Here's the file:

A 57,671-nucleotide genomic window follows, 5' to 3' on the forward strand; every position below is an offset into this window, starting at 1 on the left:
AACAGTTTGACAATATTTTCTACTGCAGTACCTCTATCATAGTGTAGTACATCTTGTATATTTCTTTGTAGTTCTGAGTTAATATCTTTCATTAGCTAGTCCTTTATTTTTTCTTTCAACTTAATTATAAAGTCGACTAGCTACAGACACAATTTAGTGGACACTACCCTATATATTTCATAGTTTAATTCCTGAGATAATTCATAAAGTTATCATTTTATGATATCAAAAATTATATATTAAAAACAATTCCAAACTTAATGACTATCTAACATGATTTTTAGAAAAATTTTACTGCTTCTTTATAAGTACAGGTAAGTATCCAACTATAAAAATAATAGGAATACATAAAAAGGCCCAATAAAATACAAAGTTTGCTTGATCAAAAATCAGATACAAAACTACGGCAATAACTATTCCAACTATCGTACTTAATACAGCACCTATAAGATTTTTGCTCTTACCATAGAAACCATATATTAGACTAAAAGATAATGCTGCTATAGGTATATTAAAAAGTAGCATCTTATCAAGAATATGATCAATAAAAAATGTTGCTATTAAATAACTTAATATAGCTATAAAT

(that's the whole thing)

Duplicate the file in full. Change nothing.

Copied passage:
A 57,671-nucleotide genomic window follows, 5' to 3' on the forward strand; every position below is an offset into this window, starting at 1 on the left:
AACAGTTTGACAATATTTTCTACTGCAGTACCTCTATCATAGTGTAGTACATCTTGTATATTTCTTTGTAGTTCTGAGTTAATATCTTTCATTAGCTAGTCCTTTATTTTTTCTTTCAACTTAATTATAAAGTCGACTAGCTACAGACACAATTTAGTGGACACTACCCTATATATTTCATAGTTTAATTCCTGAGATAATTCATAAAGTTATCATTTTATGATATCAAAAATTATATATTAAAAACAATTCCAAACTTAATGACTATCTAACATGATTTTTAGAAAAATTTTACTGCTTCTTTATAAGTACAGGTAAGTATCCAACTATAAAAATAATAGGAATACATAAAAAGGCCCAATAAAATACAAAGTTTGCTTGATCAAAAATCAGATACAAAACTACGGCAATAACTATTCCAACTATCGTACTTAATACAGCACCTATAAGATTTTTGCTCTTACCATAGAAACCATATATTAGACTAAAAGATAATGCTGCTATAGGTATATTAAAAAGTAGCATCTTATCAAGAATATGATCAATAAAAAATGTTGCTATTAAATAACTTAATATAGCTATAAAT